Learn Something New Right Now and It Won’t Cost A Cent January 17, 2012

Another day, another free source of information on the Internet!  This one’s particularly cool, though; now art students and enthusiasts of all stripes can access the Guggenheim Museum New York’s old exhibition catalogs as free e-books, dating all the way back to 1937.  It’s just one more step in the democratization of academic and cultural information, and it’s great for readers and writers. (more…)

 

Research Team In-Service September 24, 2011

Attention, UCWbLers!

Research Team here! Have you ever wanted to know how students feel about your work as tutors? Have you ever wondered how many tutorials the Writing Center conducts from year-to-year? Are you curious as to what students have to say about the Writing Center after they leave? Then come to the Research Team’s in-service this Friday, September 30th, at 10:00 am! (more…)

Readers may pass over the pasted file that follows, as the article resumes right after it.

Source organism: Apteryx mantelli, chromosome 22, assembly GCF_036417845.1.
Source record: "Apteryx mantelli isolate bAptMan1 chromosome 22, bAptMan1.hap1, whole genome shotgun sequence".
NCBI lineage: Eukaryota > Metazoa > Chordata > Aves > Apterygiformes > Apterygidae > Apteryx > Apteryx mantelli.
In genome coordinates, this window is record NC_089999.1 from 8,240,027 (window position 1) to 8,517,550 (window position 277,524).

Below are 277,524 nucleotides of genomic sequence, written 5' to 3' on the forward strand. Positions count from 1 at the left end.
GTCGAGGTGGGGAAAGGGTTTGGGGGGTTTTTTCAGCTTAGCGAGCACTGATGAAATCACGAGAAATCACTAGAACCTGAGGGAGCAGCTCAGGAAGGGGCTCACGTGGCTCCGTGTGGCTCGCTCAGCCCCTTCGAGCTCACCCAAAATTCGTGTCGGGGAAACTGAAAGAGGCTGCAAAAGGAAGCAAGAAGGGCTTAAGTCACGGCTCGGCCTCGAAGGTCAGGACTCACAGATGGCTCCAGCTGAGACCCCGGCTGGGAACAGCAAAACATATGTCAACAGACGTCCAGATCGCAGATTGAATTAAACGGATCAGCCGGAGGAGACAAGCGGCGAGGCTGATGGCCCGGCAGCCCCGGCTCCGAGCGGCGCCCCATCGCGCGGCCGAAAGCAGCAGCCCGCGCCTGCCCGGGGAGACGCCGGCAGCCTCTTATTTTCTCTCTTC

A Weekend at the East Central Writing Centers Association Conference March 8, 2011

On this past Friday, I traveled by Amtrak to Kalamazoo, Michigan. It was early in the morning and the landscape was stark and gray, but due to a sense of expectation, I found it difficult to nap. Lisa, a fellow tutor from DePaul’s UCWbL, was with me on the train. We were both members of the Reseach Team and we were going to be presenting at a conference for the East Central Writing Centers Association (ECWCA) in a matter of hours with several other undergraduate and graduate tutors. (more…)

 

Research-Writing Workshops to Come to Suburban Campuses! February 23, 2011

Winter quarter is nearly half done, and I’m sure everyone knows what that means. Mid-terms are over, the snow is starting to melt, and the UCWbL’s winter quarter research-writing workshop is coming to a Suburban Campus near you!